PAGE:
Hulsey, Wood elected county commissioners, Dodson to take over as constable

By Kathryn Jones

Editor

Somervell County voters overwhelmingly favored Republican Mitt Romney for president and elected two county commissioners and a constable in contested races.

Record turnout in early voting helped boost the county’s total voter turnout to 62.63 percent. Early voting accounted for more than 38 percent of the turnout, with 2,171 votes cast.

See the complete county results here:  2012_PRESIDENTIAL_GENERAL_ELECTION_DETAIL

Republicans swept the county races.

Kenneth “Woody” Wood  won his bid for the County Commissioner, Precinct 3, seat with 588 votes, or more than 67 percent of the vote, to Democrat Marty McPherson’s 288 votes, or just under 33 percent. Earlier, McPherson was released from an Arlington hospital after surgery to remove a kidney and part of his colon.

Wood told the Current that he wanted to thank his supporters and was looking forward to being sworn in on Jan. 1.

“I’m ready to get started working for the county in January,” he said.

Republican Larry Hulsey was unopposed in his bid for County Commissioner, Precinct 1. He received 682 votes.

Another closely watched race was for Constable, Precinct 2. Republican Craig Dodson received 1,182 votes, or 69.9 percent, to incumbent Alan Thompson’s 508 votes, or just over 30 percent.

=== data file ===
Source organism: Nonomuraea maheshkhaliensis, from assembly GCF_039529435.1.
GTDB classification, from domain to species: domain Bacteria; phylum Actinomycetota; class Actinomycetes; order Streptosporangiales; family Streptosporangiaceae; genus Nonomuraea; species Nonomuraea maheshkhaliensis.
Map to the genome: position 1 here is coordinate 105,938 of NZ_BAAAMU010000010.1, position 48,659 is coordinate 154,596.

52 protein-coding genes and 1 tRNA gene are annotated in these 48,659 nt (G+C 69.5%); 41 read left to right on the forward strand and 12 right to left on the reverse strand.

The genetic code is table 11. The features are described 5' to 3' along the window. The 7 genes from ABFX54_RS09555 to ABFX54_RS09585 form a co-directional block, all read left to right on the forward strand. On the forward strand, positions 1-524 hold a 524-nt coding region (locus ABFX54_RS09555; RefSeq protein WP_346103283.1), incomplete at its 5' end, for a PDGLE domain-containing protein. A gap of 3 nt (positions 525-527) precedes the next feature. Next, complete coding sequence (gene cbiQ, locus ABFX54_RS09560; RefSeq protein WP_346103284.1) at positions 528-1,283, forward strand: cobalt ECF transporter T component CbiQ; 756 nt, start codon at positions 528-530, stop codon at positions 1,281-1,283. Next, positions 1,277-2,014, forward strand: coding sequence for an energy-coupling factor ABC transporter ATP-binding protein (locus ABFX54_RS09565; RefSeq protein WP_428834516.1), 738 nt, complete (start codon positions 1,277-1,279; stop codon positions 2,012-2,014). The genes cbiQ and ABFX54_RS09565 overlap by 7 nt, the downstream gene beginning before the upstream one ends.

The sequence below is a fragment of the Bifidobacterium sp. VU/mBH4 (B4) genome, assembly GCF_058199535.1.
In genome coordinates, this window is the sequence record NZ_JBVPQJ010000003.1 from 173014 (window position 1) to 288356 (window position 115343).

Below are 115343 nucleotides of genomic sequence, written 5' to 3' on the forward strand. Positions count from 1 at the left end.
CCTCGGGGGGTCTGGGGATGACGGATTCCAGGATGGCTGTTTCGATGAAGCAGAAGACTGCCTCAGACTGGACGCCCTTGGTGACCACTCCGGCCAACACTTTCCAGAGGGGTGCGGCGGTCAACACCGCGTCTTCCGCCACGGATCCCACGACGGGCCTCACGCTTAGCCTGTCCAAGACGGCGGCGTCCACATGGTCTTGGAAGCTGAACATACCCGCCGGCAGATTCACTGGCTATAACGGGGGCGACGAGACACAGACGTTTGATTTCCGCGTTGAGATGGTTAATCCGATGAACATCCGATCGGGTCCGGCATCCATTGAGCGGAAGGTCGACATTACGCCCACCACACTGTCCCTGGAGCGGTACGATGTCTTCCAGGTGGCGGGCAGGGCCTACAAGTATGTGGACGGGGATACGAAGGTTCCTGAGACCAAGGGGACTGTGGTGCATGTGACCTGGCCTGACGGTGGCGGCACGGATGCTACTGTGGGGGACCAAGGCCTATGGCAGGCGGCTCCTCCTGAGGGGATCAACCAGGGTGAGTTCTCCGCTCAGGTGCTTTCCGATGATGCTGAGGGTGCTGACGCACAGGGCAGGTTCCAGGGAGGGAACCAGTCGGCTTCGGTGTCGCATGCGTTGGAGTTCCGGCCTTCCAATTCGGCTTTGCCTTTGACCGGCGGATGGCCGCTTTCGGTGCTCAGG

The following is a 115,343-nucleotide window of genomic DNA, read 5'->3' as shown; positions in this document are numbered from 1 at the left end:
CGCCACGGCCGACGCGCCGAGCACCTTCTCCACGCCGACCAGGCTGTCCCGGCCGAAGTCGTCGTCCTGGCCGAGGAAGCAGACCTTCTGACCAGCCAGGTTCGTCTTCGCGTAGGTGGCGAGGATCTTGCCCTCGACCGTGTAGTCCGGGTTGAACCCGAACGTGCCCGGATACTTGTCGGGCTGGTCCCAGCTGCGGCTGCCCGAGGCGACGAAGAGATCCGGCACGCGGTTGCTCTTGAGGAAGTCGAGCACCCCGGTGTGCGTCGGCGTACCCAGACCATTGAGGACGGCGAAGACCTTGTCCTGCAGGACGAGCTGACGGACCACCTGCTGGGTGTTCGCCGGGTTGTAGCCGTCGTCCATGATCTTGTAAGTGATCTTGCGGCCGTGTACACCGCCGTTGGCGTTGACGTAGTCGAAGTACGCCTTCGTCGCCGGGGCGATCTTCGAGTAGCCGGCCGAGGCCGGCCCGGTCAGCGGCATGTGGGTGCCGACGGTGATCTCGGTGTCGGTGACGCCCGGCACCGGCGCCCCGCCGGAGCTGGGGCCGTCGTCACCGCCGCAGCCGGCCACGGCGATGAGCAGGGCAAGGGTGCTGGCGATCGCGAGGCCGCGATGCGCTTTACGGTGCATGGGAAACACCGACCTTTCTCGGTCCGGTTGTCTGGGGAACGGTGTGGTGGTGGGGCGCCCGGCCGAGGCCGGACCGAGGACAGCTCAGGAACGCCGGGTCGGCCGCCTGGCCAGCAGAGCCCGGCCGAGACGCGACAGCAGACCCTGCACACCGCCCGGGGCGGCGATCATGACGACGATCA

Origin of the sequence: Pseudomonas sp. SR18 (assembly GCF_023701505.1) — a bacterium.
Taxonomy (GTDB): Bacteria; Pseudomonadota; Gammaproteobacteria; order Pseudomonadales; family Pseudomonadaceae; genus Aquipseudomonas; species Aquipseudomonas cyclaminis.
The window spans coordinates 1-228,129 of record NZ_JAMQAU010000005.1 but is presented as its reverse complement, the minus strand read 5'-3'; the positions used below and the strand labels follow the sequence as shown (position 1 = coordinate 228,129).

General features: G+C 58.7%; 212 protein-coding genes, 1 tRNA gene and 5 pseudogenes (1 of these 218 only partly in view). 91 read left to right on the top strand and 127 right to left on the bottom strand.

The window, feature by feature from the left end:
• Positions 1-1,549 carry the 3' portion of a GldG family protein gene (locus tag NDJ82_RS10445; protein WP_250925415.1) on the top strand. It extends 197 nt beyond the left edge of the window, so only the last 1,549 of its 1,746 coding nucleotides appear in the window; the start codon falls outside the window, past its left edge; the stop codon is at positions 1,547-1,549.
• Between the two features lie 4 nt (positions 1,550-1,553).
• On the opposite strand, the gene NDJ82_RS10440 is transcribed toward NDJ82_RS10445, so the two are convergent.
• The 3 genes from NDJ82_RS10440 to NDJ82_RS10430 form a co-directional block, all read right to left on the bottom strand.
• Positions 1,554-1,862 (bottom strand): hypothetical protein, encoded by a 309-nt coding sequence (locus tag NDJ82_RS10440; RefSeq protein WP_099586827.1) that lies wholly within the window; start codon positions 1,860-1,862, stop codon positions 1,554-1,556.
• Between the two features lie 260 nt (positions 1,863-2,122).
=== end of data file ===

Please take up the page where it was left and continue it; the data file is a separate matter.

Dodson said he “looked forward to Jan. 1 and getting started” with his county job.

“I’d like to thank all of the supporters and look forward to serving the citizens of Somervell County,” he said.

Elected in uncontested races were Andrew Lucas for county attorney, with 2,909 votes; Greg Doyle, sheriff, with 3,065 votes; Darlene Chambers, tax assessor-collector, with 3,033 votes; Karolee Wolfe, constable, Precinct 1, with 1,458 votes; Dale Hanna, district attorney, with 2,810 votes; and John E. Neill, district judge, 18th Judicial District, with 2,835 votes.

As in previous years, a crowd of people gathered on the Somervell County Courthouse square to see the results posted. But instead of posting the results using markers on big white boards hung from the gazebo roof, the county used a new projection system and white screen to post the results. Early voting returns were not posted shortly after the polls closed at 7 p.m., as has been done in the past.

Residents waited for several hours in chilly temperatures, some grousing that they didn’t like the change from posting by hand to projecting the results, which had to be carried from the Somervell County Annex to the projector on a thumb drive. Then the early totals were posted and the right report had to be fetched.

County Election Administrator Cathy Thomas said that all precincts had voters waiting before the polls opened at 7 a.m. A steady stream of voters cast ballots throughout the day.

Voters also encountered another new piece of technology for the first time in this election — computerized sign-in systems for registered voters rather than the paper rolls used in the past. The system was designed to speed up the process of checking in registered voters, Thomas said.

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